Yesterday, a gigantic leak of over 55,000 account credentials (usernames and passwords) from Twitter were leaked to Pastebin by an unknown benefactor. According to a CNET article on the event, Twitter is looking into the problem right now—and, after some investigation, found some oddities in the list. The first to break the story was the blog AirDemon.net—who posited that Twitter had been hacked, putting a multitude of users’ security at risk.
“We are currently looking into the situation. In the meantime, we have pushed out password resets to accounts that may have been affected,” Twitter spokesman Robert Weeks told CNET in an e-mail. “For those who are concerned that their account may have been compromised, we suggest resetting your passwords and more in our Help Center.”
So far it looks like there have been almost 20,000 duplicates identified by Twitter, a multitude of suspended spam-accounts, amidst a mishmash of what looks like the fallout of random usernames and credentials.
Right now we’re guessing that Twitter itself didn’t get hacked: but perhaps it was a Twitter spambot network instead.
“It’s worth noting that, so far, we’ve discovered that the list of alleged accounts and passwords found on Pastebin consists of more than 20,000 duplicates, many spam accounts that have already been suspended, and many log-in credentials that do not appear to be linked (that is, the password and username are not actually associated with each other),” Weeks said.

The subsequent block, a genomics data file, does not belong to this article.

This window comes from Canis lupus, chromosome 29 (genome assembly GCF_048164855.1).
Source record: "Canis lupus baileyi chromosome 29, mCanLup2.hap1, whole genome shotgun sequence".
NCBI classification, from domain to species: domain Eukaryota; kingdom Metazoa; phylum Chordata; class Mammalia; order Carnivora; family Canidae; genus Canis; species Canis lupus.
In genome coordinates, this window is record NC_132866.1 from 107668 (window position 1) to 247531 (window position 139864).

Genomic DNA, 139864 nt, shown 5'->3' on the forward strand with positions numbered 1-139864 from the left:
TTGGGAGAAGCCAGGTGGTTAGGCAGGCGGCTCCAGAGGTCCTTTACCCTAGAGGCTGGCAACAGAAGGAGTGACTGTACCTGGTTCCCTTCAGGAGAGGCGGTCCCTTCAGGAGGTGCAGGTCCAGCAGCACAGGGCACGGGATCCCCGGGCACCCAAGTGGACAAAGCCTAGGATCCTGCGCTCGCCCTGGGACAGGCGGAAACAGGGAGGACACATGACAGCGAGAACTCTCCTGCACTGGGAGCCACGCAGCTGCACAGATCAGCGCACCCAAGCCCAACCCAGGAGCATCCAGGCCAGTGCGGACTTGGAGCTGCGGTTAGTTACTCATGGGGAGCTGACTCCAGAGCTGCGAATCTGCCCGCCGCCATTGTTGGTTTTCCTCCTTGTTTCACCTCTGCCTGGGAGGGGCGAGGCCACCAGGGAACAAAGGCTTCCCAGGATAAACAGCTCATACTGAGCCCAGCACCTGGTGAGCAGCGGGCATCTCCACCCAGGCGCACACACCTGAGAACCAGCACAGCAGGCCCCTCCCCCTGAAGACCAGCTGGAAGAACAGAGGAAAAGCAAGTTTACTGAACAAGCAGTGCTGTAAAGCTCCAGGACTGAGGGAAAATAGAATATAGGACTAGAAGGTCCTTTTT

Looking at the list produces a keen sense of vertigo as many of the passwords look extremely complex and the user-ids have a common random factor to them. A typical password dump would have a greater variety of passwords—especially a huge number of weak passwords, in fact we’ve seen from exemplars from previous dumps this should always be the case for humans. This has led a general suspicion amidst the security community that they’re all part of a Twitter spambot network.
Looking at the lists, the beginning of the list appears to be obvious generated credentials with random characters, randomized names, and robust passwords; but when it passes into the section where e-mail addresses are the usernames it begins to look a lot more human. However, a random-pick search for some of the e-mails brings up an old LulzSec leak from 2011 June 16 of 62,000 passwords leaked from unknown sources.
What can we expect?
Perhaps we’re either seeing a whitehat hacker trying to reveal a spambot network on Twitter and give the service a chance to quash it; or we could be seeing one spambot group sticking out against their competition to help weed them out. After all, the spam criminal space is extremely over-phished and thus not very profitable, knocking out some of the competition by leaking them to the “authorities” would be a good way to kick them in the teeth.
Of course, if I continue to randomly pick e-mail addresses from the leaks and they continue to pull back that old 2011 LulzSec leak; perhaps we’re seeing someone just re-leaking from the unknown sources that LulzSec received them from.
SiliconANGLE will update as more facts appear from this case.